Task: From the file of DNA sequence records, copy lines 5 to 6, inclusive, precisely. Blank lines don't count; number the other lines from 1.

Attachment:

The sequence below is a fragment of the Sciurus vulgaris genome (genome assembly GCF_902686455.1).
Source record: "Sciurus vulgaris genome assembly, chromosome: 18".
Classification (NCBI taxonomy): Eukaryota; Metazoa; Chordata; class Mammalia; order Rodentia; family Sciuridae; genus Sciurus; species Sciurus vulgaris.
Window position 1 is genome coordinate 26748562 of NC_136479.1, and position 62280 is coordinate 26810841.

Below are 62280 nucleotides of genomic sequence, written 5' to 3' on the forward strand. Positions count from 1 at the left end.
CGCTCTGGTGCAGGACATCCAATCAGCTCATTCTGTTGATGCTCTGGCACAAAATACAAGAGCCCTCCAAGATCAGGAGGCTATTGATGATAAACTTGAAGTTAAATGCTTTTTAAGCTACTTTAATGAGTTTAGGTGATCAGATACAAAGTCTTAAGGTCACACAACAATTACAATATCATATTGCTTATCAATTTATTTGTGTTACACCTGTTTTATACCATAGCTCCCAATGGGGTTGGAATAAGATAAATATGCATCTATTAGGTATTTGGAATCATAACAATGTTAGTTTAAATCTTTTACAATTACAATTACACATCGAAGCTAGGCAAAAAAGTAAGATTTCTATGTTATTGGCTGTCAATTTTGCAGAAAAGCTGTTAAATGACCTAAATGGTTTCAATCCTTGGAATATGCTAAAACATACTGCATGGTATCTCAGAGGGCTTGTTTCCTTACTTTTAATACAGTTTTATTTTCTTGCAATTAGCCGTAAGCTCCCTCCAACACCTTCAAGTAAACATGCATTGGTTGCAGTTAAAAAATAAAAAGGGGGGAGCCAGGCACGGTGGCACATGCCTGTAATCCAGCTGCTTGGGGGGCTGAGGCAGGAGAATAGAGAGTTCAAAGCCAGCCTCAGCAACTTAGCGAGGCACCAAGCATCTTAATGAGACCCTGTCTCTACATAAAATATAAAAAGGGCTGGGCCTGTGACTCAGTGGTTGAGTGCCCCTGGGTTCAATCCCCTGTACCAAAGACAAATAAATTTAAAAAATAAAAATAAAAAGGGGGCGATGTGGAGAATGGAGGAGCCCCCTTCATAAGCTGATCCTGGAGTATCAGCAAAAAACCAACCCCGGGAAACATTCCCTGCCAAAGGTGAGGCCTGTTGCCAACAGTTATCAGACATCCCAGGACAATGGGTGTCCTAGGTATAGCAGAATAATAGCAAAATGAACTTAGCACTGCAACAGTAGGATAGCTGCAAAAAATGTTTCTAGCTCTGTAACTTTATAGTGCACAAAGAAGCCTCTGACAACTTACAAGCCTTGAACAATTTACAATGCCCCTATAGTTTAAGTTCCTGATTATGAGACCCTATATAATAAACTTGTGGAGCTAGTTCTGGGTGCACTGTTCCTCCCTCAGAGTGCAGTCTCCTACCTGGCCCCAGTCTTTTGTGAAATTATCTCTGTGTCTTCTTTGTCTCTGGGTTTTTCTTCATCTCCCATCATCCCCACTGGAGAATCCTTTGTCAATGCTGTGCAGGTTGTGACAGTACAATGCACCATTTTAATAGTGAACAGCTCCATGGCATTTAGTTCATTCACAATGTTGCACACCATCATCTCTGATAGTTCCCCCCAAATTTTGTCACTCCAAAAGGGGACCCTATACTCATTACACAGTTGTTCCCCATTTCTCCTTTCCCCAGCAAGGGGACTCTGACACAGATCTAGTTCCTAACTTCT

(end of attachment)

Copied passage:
Below are 62280 nucleotides of genomic sequence, written 5' to 3' on the forward strand. Positions count from 1 at the left end.
CGCTCTGGTGCAGGACATCCAATCAGCTCATTCTGTTGATGCTCTGGCACAAAATACAAGAGCCCTCCAAGATCAGGAGGCTATTGATGATAAACTTGAAGTTAAATGCTTTTTAAGCTACTTTAATGAGTTTAGGTGATCAGATACAAAGTCTTAAGGTCACACAACAATTACAATATCATATTGCTTATCAATTTATTTGTGTTACACCTGTTTTATACCATAGCTCCCAATGGGGTTGGAATAAGATAAATATGCATCTATTAGGTATTTGGAATCATAACAATGTTAGTTTAAATCTTTTACAATTACAATTACACATCGAAGCTAGGCAAAAAAGTAAGATTTCTATGTTATTGGCTGTCAATTTTGCAGAAAAGCTGTTAAATGACCTAAATGGTTTCAATCCTTGGAATATGCTAAAACATACTGCATGGTATCTCAGAGGGCTTGTTTCCTTACTTTTAATACAGTTTTATTTTCTTGCAATTAGCCGTAAGCTCCCTCCAACACCTTCAAGTAAACATGCATTGGTTGCAGTTAAAAAATAAAAAGGGGGGAGCCAGGCACGGTGGCACATGCCTGTAATCCAGCTGCTTGGGGGGCTGAGGCAGGAGAATAGAGAGTTCAAAGCCAGCCTCAGCAACTTAGCGAGGCACCAAGCATCTTAATGAGACCCTGTCTCTACATAAAATATAAAAAGGGCTGGGCCTGTGACTCAGTGGTTGAGTGCCCCTGGGTTCAATCCCCTGTACCAAAGACAAATAAATTTAAAAAATAAAAATAAAAAGGGGGCGATGTGGAGAATGGAGGAGCCCCCTTCATAAGCTGATCCTGGAGTATCAGCAAAAAACCAACCCCGGGAAACATTCCCTGCCAAAGGTGAGGCCTGTTGCCAACAGTTATCAGACATCCCAGGACAATGGGTGTCCTAGGTATAGCAGAATAATAGCAAAATGAACTTAGCACTGCAACAGTAGGATAGCTGCAAAAAATGTTTCTAGCTCTGTAACTTTATAGTGCACAAAGAAGCCTCTGACAACTTACAAGCCTTGAACAATTTACAATGCCCCTATAGTTTAAGTTCCTGATTATGAGACCCTATATAATAAACTTGTGGAGCTAGTTCTGGGTGCACTGTTCCTCCCTCAGAGTGCAGTCTCCTACCTGGCCCCAGTCTTTTGTGAAATTATCTCTGTGTCTTCTTTGTCTCTGGGTTTTTCTTCATCTCCCATCATCCCCACTGGAGAATCCTTTGTCAATGCTGTGCAGGTTGTGACAGTACAATGCACCATTTTAATAGTGAACAGCTCCATGGCATTTAGTTCATTCACAATGTTGCACACCATCATCTCTGATAGTTCCCCCCAAATTTTGTCACTCCAAAAGGGGACCCTATACTCATTACACAGTTGTTCCCCATTTCTCCTTTCCCCAGCAAGGGGACTCTGACACAGATCTAGTTCCTAACTTCT